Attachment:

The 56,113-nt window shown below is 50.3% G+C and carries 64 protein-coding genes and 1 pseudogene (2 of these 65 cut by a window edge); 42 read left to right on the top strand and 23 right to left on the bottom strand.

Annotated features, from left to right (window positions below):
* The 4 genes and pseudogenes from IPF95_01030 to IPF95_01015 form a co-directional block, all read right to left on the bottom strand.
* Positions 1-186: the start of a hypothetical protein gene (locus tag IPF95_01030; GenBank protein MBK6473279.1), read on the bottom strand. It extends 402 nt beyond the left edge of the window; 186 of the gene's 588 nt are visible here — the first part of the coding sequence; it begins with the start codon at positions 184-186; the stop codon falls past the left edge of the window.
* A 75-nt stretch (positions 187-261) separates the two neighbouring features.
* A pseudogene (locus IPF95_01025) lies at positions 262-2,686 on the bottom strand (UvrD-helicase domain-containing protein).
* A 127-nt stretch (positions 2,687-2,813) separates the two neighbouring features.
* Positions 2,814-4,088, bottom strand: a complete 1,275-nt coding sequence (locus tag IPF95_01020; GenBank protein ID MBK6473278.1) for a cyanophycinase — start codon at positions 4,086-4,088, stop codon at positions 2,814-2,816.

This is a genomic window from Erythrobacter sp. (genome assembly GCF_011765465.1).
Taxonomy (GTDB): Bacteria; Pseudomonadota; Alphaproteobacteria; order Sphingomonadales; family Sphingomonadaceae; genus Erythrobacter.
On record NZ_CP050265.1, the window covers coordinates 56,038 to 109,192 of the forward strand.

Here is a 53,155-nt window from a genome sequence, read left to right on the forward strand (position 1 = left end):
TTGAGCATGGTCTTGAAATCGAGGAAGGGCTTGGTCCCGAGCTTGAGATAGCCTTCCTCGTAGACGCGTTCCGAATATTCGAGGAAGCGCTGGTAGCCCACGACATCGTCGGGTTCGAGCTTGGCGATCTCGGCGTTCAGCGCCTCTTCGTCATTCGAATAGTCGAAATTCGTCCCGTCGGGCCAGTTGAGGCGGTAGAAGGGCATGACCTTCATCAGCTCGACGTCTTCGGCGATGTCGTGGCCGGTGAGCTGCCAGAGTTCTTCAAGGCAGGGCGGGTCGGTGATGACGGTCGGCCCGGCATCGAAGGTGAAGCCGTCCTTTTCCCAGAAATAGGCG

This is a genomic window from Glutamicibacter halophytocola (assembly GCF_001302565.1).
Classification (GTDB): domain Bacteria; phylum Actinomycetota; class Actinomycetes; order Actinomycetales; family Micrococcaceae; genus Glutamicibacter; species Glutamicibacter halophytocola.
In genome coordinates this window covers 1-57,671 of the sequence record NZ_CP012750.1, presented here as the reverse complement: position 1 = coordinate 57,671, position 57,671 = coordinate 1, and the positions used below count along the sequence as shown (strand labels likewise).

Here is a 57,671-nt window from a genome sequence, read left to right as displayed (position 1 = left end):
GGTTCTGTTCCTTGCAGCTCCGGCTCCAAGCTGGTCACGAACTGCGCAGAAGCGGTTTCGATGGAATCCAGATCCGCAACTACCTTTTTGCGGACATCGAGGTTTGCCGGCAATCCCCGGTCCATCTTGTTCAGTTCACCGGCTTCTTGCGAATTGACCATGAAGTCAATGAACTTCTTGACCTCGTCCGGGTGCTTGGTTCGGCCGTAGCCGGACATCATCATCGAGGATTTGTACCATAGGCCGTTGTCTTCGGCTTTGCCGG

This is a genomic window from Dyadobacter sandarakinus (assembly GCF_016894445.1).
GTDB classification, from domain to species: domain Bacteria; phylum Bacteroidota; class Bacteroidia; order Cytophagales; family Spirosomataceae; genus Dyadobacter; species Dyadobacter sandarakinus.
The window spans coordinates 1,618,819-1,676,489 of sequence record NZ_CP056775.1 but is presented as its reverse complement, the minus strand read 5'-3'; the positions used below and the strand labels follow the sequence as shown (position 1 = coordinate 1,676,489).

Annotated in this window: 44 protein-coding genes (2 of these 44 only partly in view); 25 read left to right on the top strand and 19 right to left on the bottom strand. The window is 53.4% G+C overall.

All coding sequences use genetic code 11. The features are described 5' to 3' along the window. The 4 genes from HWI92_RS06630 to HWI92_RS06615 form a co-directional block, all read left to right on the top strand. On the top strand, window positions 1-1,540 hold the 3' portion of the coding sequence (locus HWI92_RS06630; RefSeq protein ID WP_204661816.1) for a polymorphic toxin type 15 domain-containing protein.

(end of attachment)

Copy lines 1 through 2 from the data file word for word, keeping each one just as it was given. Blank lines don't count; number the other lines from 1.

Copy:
The 56,113-nt window shown below is 50.3% G+C and carries 64 protein-coding genes and 1 pseudogene (2 of these 65 cut by a window edge); 42 read left to right on the top strand and 23 right to left on the bottom strand.

Annotated features, from left to right (window positions below):